Have you ever wondered where the cabin crew go when they are not in the galley or walking up and down the aisles?
Well, a short walk up a secret staircase reveals staff sleeping quarters including beds and curtains.
The entrances to these areas, called Crew Rest Compartments (CRC) are so secret some are disguised as overhead luggage compartments.
The location of the CRC varies, but they can usually be found behind the cockpit or above first class.
The beds, usually between six and ten in number, are fitted with seatbelts just in case the flight encounters turbulence.
Storage areas for the crews’ belongings are also supplied and in some cases, there is even a TV.
The Boeing 777 offers a separate area for pilots, which contains two beds, two business class seats and, on some airlines, a lavatory area.
Last month, Virgin Australia shared images on its Instagram page of the secret sleeping quarters located between the economy and business class on its Boeing 777-300ER planes.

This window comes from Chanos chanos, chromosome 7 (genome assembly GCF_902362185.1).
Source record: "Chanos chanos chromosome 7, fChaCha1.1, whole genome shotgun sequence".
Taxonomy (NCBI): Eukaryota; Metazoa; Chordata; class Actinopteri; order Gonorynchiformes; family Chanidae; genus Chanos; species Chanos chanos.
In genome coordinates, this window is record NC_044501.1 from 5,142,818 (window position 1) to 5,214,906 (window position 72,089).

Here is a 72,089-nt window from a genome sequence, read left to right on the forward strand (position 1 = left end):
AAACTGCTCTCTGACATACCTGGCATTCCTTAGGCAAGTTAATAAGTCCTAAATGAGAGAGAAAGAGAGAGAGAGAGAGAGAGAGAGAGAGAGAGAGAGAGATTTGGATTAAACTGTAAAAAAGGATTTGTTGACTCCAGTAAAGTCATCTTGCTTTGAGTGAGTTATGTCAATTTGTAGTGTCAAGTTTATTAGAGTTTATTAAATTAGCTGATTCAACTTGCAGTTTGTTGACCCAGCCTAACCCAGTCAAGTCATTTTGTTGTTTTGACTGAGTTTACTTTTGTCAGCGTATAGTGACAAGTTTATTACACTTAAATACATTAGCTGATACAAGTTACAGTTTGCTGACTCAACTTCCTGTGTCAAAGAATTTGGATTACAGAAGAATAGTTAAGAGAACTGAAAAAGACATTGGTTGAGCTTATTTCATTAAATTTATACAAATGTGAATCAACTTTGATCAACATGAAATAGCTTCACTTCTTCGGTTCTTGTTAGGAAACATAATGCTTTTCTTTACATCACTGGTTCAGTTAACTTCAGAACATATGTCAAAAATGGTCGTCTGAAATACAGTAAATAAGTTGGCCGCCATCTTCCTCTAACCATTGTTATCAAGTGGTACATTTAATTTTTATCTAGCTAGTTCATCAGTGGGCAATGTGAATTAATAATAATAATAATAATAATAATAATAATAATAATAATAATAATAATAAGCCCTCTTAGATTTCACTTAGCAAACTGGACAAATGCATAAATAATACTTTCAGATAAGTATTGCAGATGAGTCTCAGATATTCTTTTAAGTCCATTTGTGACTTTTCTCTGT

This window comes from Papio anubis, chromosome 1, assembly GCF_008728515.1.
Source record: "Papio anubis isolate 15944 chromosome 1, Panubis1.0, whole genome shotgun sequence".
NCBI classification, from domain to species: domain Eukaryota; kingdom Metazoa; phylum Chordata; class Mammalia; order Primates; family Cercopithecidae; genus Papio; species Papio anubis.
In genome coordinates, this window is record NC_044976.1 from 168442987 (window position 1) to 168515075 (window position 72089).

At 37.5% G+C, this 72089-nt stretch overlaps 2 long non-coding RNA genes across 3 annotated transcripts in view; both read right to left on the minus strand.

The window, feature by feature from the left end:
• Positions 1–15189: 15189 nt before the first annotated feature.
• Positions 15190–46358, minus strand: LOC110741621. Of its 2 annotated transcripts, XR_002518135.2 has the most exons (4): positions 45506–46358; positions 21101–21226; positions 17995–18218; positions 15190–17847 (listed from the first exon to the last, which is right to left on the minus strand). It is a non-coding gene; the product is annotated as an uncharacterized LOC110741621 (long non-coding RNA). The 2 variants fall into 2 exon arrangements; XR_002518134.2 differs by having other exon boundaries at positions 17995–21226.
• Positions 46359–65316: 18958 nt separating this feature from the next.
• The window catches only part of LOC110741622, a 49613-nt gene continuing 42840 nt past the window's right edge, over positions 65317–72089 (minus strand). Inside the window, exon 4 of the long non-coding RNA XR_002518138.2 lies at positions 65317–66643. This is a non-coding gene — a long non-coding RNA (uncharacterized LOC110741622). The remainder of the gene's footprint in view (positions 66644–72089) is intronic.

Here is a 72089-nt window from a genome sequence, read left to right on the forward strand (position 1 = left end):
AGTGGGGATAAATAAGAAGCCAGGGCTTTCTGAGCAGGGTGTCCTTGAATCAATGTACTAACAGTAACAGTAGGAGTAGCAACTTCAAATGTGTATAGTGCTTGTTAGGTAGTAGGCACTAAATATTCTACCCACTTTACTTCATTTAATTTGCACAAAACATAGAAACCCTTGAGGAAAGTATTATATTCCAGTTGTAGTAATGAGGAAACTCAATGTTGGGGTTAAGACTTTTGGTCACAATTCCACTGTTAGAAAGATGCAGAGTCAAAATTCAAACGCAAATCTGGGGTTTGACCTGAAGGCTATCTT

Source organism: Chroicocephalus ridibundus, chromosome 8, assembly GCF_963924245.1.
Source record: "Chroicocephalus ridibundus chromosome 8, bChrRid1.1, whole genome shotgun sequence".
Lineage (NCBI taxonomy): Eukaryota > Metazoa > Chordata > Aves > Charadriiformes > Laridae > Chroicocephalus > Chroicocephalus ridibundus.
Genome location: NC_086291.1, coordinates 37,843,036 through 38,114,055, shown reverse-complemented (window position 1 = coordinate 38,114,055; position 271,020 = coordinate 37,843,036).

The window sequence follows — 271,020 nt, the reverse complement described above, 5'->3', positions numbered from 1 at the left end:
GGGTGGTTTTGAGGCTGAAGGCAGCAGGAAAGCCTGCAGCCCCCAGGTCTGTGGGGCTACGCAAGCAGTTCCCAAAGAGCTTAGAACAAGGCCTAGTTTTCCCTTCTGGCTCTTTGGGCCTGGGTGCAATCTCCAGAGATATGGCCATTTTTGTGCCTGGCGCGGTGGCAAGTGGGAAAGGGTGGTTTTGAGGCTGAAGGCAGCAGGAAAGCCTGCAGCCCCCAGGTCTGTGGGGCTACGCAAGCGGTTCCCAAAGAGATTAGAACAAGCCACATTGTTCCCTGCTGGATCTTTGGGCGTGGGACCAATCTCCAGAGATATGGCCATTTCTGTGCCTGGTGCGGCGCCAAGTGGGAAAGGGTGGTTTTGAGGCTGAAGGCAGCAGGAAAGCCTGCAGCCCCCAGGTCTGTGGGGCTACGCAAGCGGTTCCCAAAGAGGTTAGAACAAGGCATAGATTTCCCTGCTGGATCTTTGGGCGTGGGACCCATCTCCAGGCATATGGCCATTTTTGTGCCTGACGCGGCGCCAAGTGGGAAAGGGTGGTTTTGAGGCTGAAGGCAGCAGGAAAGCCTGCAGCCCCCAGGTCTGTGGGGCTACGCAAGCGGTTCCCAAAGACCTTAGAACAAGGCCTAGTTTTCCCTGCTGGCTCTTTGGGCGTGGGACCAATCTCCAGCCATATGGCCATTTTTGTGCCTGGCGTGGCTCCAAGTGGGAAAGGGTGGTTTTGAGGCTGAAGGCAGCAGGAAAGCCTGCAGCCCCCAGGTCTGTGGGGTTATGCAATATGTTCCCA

The photos give an insight into a world rarely considered when most of us are taking a flight.
“Given flights can be up to 15 hours in duration, it’s important for our flight and cabin crew to rest during the flight to be at their best when operating aircraft and serving our guests”, the airline said.
“To achieve this, our crew will retire to two designated crew rest areas in shifts during the flight in order to rest for around four hours on a flight like Sydney to Los Angeles.”
Pilots have a choice of one of two beds located on each side of the plane, while cabin crew get to choose one of eight bunks which come complete with bedding and pillows.
There is even space for crew to hang their uniforms at the end of their bed.
Each bed is around 6ft long and while they seem a little cramped, at least allows crew members to get their heads down during shifts that can last as long as 15 hours.
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